Chicken soup has long been touted as the penicillin of the culinary world. Good for whatever physical ailment you are suffering from and every mother (or father, truly, I am all for equal cooking opportunities in the kitchen) knows that the “secret” ingredient you must add that makes a good chicken soup a great, terrific, awesomely delicious chicken soup is love.
Right now, with all the “crazy” that is politics and Covid that has seemly overwhelmed our country we could all use as much love (and comfort) as we can get to sustain us for the next few days, weeks and months until things settle down politically, the vaccine can be distributed and the “frozen” that has gripped our nation for the past year begins to thaw.
The following twists on the classic chicken soup is takes the comfort and adds a bit of pizazz and I promise, these recipes will become your default when you feel like you just need something a little (but not too much) different. In my opinion, they are both even better the second day.
EILEEN’S CHICKEN POT PIE SOUP
5 potatoes (3 boiled for mashing and 2 raw diced)
1 large onion, chopped
3 to 5 stalks of celery, chopped
2 teaspoons minced garlic
4 carrots, peeled and sliced into rounds
1 to 2 tablespoon margarine or oil
4 Tablespoons flour
3 boneless, skinless chicken breasts, cut into small chunks
1 to 1½ cup frozen peas
1 to 2 cups uncooked small shell pasta
½ to 1 teaspoon poultry seasoning
6 to 8 cups chicken broth
In a large stockpot sauté the onions, garlic and celery in the margarine or oil until they are slightly soft. Add the flour to the mixture, stirring constantly for about 2 minutes.
Pour the broth over the vegetables, mix to combine and add the cut-up chicken, cut up potatoes, carrots, pasta, and peas and poultry seasoning. Stir well to mix and then cover and cook over a medium heat for about 1/2 hour. Check every 10 minutes and stir once or twice to make sure that nothing is sticking on the bottom of the pot.
After the soup has been cooking for about 1/2 hour add the mashed potatoes, stir well to combine and the salts and pepper to taste. Let the soup cook for about another 10 minutes.
Depending on how much broth and noodles you added, the soup may be VERY thick. You can thin it with more broth or water. Make sure not to use too much salt to start, as the taste will concentrate as it cooks. You can make this soup a day or so ahead of time and reheat by adding a little water or broth. You can add more seasonings like thyme and celery salt if you like. Serves 6 to 8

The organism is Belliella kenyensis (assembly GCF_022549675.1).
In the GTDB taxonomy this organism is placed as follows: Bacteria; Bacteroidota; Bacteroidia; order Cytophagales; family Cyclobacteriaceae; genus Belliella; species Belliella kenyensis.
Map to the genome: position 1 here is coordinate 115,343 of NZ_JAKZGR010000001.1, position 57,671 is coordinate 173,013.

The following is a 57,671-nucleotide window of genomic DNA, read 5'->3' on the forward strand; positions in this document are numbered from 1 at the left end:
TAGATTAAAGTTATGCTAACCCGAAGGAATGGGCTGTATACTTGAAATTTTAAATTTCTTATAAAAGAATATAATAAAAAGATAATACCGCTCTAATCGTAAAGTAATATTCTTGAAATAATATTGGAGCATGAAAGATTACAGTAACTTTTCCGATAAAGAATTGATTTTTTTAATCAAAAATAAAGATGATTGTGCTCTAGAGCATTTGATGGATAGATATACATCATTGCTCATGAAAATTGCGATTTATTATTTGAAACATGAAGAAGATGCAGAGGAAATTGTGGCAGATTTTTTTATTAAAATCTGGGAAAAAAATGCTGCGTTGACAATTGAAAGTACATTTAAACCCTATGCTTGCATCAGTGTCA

HOT AND SOUR CHICKEN SOUP
4 cups chicken broth
1/2 to 1 cup water
2 cups sliced fresh mushrooms
2 stalks celery, sliced thin
½ cup sliced bamboo shoots, drained
1 can sliced water chestnuts, drained
3 slices fresh ginger, peeled and minced
2 teaspoons minced garlic
2 teaspoons soy sauce
¼ teaspoon red pepper flakes
1 ½ lb. boneless, skinless chicken breasts cut into small pieces (you can use thighs or a mix of both)
1 tablespoon sesame oil
3 green onions, chopped
¼ cup chopped fresh parsley
3 tablespoons white vinegar
2 tablespoons cornstarch
1 egg, beaten
In a saucepan, combine the chicken broth, water, mushrooms, celery, bamboo shoots, water chestnuts, ginger, garlic, soy sauce, and hot pepper flakes. Bring the mixture to a boil, then reduce to a simmer. Cover and cook for 5 minutes.
In a bowl combine the chicken pieces and sesame oil, mix to coat. In a different bowl, combine the cornstarch and vinegar and mixt to combine.
Bring the soup mixture to a boil and add the chicken pieces, Mix to combine. Using a circular motion stir the soup while slowing pouring the beaten egg into the soup. Stir for about 1 minute while the egg sets up. Immediately after you finish adding the egg pour in the cornstarch mixture. Mix rapidly to combine then gently until the soup starts to thicken and the chicken is cooked about 4 or 5 minutes. To serve, ladle the soup into bowls and top with parsley and green onion slices. Garnished with green onions and cilantro. Serves 6 to 8.
© Eileen Goltz csoup